"An enormous man dressed in an oilcloth slicker had entered the tent and removed his hat. He was bald as a stone and he had no trace of beard and he had no brows to his eyes nor lashes to them. He was close on to seven feet in height"

This is our first introduction to Judge Holden, one of the most villainous characters in modern literature. While the historical existence of many of Blood Meridian’s characters is verified by several contemporary sources, Judge Holden is mentioned by name only in Samuel Chamberlain’s My Confession, the only personal narrative written by a member of the Glanton gang. While evidently McCarthy’s main source for the gang’s actions in the novel, it should be kept in mind that Chamberlain’s account is filled with errors and inaccuracies, and attempts to confirm Holden’s existence has so far defeated even the most determined of McCarthy scholars. Still, it is clear that Chamberlain’s description of Holden forms the basis of McCarthy’s conception of the Judge:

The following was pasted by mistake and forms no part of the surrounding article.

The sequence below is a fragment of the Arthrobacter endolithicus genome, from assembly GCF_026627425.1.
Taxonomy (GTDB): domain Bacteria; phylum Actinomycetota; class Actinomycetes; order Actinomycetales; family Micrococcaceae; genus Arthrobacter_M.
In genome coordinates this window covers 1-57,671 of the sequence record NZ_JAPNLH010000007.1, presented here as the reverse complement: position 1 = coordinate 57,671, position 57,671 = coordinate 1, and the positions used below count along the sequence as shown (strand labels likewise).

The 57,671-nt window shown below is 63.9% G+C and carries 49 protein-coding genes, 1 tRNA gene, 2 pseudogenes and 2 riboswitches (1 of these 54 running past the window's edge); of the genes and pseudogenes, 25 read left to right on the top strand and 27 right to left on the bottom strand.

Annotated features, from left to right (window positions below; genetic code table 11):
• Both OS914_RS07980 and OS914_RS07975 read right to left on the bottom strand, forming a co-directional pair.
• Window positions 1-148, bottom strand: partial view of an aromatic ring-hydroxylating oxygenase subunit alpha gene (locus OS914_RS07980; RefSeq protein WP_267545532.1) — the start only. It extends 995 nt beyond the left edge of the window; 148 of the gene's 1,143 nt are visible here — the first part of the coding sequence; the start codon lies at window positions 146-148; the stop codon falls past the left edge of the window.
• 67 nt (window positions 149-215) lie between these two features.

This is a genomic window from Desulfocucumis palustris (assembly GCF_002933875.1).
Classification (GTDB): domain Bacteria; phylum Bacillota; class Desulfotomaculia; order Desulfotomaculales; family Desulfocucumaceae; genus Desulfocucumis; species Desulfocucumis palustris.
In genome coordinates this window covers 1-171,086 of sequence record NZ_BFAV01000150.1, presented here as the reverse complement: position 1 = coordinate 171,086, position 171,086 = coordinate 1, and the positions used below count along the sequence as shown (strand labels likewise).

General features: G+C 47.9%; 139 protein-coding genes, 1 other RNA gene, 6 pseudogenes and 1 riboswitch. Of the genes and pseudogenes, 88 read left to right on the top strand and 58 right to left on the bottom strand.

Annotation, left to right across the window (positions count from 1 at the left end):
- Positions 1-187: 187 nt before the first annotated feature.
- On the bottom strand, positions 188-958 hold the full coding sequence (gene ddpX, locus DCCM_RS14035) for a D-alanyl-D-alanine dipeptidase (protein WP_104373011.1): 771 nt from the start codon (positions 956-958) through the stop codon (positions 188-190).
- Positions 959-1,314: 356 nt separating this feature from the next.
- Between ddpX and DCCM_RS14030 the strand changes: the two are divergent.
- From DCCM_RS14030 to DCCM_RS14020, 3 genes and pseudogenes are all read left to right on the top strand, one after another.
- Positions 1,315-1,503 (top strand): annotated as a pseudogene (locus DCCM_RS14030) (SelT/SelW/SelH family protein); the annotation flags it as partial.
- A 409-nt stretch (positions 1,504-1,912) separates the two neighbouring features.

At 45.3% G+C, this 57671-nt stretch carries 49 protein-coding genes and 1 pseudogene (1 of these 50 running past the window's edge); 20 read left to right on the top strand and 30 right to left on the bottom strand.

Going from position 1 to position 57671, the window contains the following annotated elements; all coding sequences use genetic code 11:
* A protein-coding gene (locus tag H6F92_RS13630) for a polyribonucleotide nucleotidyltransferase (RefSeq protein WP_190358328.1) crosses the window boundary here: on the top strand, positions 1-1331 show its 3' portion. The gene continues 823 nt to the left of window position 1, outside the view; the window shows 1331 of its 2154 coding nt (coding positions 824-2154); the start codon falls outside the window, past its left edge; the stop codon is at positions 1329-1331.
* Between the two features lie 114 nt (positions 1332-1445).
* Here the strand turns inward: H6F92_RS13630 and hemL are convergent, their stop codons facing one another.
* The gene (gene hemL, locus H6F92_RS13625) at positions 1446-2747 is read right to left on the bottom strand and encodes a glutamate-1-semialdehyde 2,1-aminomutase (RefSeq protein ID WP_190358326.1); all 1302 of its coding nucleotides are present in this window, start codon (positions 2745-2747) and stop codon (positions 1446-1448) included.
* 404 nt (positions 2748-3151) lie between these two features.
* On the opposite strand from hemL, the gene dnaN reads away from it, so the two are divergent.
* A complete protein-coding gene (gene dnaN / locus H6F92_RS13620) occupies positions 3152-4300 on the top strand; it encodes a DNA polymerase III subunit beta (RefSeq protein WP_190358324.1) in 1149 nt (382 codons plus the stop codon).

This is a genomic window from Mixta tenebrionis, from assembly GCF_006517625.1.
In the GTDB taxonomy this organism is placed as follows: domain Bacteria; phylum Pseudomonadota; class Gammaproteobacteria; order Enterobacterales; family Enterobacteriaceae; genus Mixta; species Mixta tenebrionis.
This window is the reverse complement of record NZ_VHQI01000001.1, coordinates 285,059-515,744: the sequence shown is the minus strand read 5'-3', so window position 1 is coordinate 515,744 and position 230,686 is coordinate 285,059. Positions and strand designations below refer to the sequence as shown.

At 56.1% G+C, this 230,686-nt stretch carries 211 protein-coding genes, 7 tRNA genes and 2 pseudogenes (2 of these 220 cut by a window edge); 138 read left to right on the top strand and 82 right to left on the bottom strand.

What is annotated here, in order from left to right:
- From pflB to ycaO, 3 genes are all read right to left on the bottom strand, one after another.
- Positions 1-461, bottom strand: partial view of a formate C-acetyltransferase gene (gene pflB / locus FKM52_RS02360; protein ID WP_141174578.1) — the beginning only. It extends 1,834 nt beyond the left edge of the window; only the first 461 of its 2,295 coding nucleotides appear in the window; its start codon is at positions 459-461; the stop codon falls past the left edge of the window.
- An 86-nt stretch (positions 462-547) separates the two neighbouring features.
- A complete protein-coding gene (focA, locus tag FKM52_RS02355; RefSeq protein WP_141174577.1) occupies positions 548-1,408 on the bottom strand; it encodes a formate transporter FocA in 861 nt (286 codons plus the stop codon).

The second in command … was a man of gigantic size called “Judge” Holden of Texas. Who or what he was no one knew but a cooler blooded villain never went unhung; he stood six feet six in his moccasins, had a large fleshy frame, a dull tallow colored face destitute of hair and all expression...

(My Confession)


McCarthy’s main deviation from Chamberlain is in portraying Holden as completely hairless. An illustration by Chamberlain depicts Holden as beardless, but with dark eyebrows and long black hair. Click here to see Chamberlain's painting.